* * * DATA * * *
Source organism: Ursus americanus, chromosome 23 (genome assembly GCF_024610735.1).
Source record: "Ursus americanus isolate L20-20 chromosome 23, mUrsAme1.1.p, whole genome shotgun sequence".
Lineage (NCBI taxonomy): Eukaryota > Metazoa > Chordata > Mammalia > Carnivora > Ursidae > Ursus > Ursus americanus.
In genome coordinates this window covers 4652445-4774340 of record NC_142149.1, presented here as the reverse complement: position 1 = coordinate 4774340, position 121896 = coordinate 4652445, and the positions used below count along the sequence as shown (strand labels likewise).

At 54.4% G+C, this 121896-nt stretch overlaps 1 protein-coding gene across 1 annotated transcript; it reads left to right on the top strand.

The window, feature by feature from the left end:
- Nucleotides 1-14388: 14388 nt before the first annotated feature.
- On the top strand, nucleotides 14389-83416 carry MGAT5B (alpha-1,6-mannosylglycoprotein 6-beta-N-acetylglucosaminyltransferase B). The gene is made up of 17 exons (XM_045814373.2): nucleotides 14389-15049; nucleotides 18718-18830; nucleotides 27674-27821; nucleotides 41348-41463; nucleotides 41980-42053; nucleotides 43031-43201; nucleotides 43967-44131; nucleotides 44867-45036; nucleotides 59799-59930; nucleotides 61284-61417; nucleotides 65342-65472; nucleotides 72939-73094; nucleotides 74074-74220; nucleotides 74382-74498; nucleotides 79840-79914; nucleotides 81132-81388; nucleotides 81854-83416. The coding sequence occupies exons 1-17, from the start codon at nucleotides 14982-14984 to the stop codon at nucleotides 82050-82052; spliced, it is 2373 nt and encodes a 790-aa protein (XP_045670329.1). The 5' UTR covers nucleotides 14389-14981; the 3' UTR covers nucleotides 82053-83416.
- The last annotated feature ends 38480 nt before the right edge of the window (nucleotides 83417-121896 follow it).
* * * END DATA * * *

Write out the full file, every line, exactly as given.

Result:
Source organism: Ursus americanus, chromosome 23 (genome assembly GCF_024610735.1).
Source record: "Ursus americanus isolate L20-20 chromosome 23, mUrsAme1.1.p, whole genome shotgun sequence".
Lineage (NCBI taxonomy): Eukaryota > Metazoa > Chordata > Mammalia > Carnivora > Ursidae > Ursus > Ursus americanus.
In genome coordinates this window covers 4652445-4774340 of record NC_142149.1, presented here as the reverse complement: position 1 = coordinate 4774340, position 121896 = coordinate 4652445, and the positions used below count along the sequence as shown (strand labels likewise).

At 54.4% G+C, this 121896-nt stretch overlaps 1 protein-coding gene across 1 annotated transcript; it reads left to right on the top strand.

The window, feature by feature from the left end:
- Nucleotides 1-14388: 14388 nt before the first annotated feature.
- On the top strand, nucleotides 14389-83416 carry MGAT5B (alpha-1,6-mannosylglycoprotein 6-beta-N-acetylglucosaminyltransferase B). The gene is made up of 17 exons (XM_045814373.2): nucleotides 14389-15049; nucleotides 18718-18830; nucleotides 27674-27821; nucleotides 41348-41463; nucleotides 41980-42053; nucleotides 43031-43201; nucleotides 43967-44131; nucleotides 44867-45036; nucleotides 59799-59930; nucleotides 61284-61417; nucleotides 65342-65472; nucleotides 72939-73094; nucleotides 74074-74220; nucleotides 74382-74498; nucleotides 79840-79914; nucleotides 81132-81388; nucleotides 81854-83416. The coding sequence occupies exons 1-17, from the start codon at nucleotides 14982-14984 to the stop codon at nucleotides 82050-82052; spliced, it is 2373 nt and encodes a 790-aa protein (XP_045670329.1). The 5' UTR covers nucleotides 14389-14981; the 3' UTR covers nucleotides 82053-83416.
- The last annotated feature ends 38480 nt before the right edge of the window (nucleotides 83417-121896 follow it).